Dauphy saves the day! Our Queen, is a popular lady Who lives, in a glamorous 'ouse But, before she become rich an' famous Poor girl were as shy as a mouse. Mam sent 'er to stay up in Yorksher Where there's loads of sound people to meet And English is spoke like it should be So, 'princess could learn to talk reet. Tha' might think, am pulling tha' leg like But am telling thee, this as a fact Yes, I know now, she gen'lly talks posh For the public, but that's all an act. Moving on now, she's stuck in t'old palace Locked down, at Buck House, in tier ten The jigsaws had got a tad tedious And they'd run out of bog roll,again. So, 'butler were sent for provisions T'instructions, precise and specific Get 'soft stuff, not crappy old Izal What slides round yer bum, it's horrific. This, being the middle of Winter T'old butler pulled on 'is warm wellies And as he were passing 'er windder She shouted out, get me some smellies. It were at the main gate he 'it 'problem The lock were froze solid, wun't shift Butler scratched 'ead, stood there ditherin' Cos he new Liz'd give 'im short shrift. Luckily, passing that day Were Hobbo and Dauphy, out walking 'Ow can I 'elp thee, asked Dauphy 'Pon my life! Is that Yorksher yer talkin'? I can't budge yon gate, moaned the butler 'Lock on it's solid, it's froze I've got an idea said Dauphy Which I'll tell thee, in rhyme not in prose. See, as look for some grass around 'ere pal Well, a' mun as well search for a ghost And the council are such flippin' cheapskates That I've given up 'ope of a post. Consequently, I am a bustin' And it's too short to tie in a knot If I pee on yon lock, I've a notion Our problems are solved, like as not. 'Butler took up the suggestion So that man and beast both had relief 'Servant went off, and did 'shopping Brought pies back, two pork and one beef. 'Course the Queen, she were ovver the moon She'd 'ad to be wipin' wi' Times 'Mail might 'ave been more appropriate But 'Queen wiped wi' this, cos it rhymes. Hobbo love, this dog's an 'ero That Dauphy's looked after us right Next time it's me birthday, I'll dub thee In other words,make thee a knight. Dauphy...Canine British Empire E'en corgis don't get C.B.E Dauphy, a little ungrateful Says, Queen love, it's near time for tea. So everyone 'ad a reet slap up Dauphy 'ad well earned 'is snooze 'Butler cracked gin bottle open Sir Hobbo and 'Queen went on 'booze. reet; right tha'; you, your Izal; a shiny brand of toilet paper windder; window wun't; wouldn't smellies; perfumed products a' mun: I might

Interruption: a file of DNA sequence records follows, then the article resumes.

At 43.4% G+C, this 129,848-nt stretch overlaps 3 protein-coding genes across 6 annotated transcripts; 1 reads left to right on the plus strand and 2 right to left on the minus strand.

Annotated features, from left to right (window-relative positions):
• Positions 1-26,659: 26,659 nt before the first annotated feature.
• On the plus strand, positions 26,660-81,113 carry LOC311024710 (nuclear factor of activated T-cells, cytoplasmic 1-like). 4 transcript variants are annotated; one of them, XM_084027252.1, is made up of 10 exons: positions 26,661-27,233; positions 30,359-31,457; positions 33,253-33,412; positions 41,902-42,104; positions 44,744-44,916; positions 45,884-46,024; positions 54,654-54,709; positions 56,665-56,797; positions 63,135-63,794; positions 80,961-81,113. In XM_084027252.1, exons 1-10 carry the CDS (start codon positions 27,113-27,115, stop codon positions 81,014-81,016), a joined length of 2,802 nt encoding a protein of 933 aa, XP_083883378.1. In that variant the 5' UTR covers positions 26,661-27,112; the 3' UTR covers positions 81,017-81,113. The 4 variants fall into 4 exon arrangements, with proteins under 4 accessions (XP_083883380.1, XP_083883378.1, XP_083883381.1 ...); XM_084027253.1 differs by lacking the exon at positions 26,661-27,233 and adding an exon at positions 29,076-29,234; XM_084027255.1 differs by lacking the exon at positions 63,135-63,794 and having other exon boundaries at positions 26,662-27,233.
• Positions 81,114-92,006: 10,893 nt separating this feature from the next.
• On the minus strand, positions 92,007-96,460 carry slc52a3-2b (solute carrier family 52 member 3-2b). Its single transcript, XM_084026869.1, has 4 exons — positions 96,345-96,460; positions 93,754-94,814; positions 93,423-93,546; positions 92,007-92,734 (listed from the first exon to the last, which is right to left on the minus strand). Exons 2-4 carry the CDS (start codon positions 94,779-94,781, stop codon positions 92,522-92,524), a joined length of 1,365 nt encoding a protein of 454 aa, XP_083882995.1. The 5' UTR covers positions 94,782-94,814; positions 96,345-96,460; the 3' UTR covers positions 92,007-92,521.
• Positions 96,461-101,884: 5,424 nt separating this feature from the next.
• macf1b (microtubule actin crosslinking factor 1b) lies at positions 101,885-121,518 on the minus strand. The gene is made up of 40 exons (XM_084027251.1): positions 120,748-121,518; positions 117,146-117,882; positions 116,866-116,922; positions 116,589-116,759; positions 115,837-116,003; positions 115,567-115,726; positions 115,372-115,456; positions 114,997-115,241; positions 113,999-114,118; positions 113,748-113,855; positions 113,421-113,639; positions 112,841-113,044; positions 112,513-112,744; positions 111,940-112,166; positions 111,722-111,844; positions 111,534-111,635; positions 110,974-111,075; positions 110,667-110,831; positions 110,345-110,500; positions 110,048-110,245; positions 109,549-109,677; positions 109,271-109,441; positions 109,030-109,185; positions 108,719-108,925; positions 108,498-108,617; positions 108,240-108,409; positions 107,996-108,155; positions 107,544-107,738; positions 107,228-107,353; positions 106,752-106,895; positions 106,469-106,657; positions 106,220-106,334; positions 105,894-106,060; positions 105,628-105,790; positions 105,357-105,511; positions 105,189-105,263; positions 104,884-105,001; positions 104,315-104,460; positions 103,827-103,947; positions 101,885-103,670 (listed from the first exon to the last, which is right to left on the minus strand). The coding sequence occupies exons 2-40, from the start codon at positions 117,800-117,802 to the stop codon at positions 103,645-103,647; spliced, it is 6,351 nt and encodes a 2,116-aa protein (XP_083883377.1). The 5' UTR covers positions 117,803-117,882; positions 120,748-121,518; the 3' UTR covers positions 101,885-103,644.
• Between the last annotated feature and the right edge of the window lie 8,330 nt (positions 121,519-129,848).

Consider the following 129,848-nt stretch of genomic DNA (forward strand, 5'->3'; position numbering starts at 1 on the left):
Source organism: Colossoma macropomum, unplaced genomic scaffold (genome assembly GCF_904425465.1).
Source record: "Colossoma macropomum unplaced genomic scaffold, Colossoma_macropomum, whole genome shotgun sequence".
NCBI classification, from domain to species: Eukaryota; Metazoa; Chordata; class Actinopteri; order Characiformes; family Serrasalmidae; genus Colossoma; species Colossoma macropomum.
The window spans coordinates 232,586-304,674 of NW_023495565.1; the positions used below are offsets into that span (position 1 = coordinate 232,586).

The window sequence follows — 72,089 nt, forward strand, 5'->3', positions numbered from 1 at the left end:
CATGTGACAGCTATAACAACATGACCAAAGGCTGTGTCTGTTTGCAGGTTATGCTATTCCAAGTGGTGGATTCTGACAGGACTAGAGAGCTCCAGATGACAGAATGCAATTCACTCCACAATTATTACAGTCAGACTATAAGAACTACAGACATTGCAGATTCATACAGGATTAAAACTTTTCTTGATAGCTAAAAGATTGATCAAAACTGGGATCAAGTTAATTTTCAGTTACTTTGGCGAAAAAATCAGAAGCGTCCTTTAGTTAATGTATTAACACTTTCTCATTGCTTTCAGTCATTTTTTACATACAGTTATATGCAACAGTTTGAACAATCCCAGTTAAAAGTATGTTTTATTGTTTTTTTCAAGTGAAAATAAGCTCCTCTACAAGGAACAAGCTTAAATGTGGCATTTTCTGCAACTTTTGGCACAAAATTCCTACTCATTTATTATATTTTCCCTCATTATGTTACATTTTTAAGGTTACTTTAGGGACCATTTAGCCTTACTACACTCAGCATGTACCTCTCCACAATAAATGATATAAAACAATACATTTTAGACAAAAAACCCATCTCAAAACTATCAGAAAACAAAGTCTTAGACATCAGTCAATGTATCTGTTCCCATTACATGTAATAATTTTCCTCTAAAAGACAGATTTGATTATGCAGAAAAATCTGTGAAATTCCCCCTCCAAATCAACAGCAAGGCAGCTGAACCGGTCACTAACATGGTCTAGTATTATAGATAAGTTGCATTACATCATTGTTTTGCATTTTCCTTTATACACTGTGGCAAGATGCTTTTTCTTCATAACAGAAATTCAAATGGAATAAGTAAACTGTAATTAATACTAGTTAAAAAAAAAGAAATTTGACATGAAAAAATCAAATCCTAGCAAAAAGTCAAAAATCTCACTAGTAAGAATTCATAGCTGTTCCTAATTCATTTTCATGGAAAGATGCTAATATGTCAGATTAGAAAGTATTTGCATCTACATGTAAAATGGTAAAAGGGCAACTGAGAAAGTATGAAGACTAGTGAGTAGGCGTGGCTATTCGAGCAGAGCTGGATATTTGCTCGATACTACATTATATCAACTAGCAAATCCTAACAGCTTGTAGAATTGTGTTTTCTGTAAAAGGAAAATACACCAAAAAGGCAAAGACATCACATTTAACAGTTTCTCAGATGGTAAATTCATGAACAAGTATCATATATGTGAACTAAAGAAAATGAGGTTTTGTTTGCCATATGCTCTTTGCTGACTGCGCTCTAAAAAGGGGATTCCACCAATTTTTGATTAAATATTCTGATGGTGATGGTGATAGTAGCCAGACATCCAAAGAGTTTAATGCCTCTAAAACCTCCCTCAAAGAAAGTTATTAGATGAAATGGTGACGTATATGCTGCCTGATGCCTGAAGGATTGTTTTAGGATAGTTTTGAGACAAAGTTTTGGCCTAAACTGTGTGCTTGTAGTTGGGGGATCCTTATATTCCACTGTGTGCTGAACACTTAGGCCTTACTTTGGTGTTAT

The true story of the Bradford Boar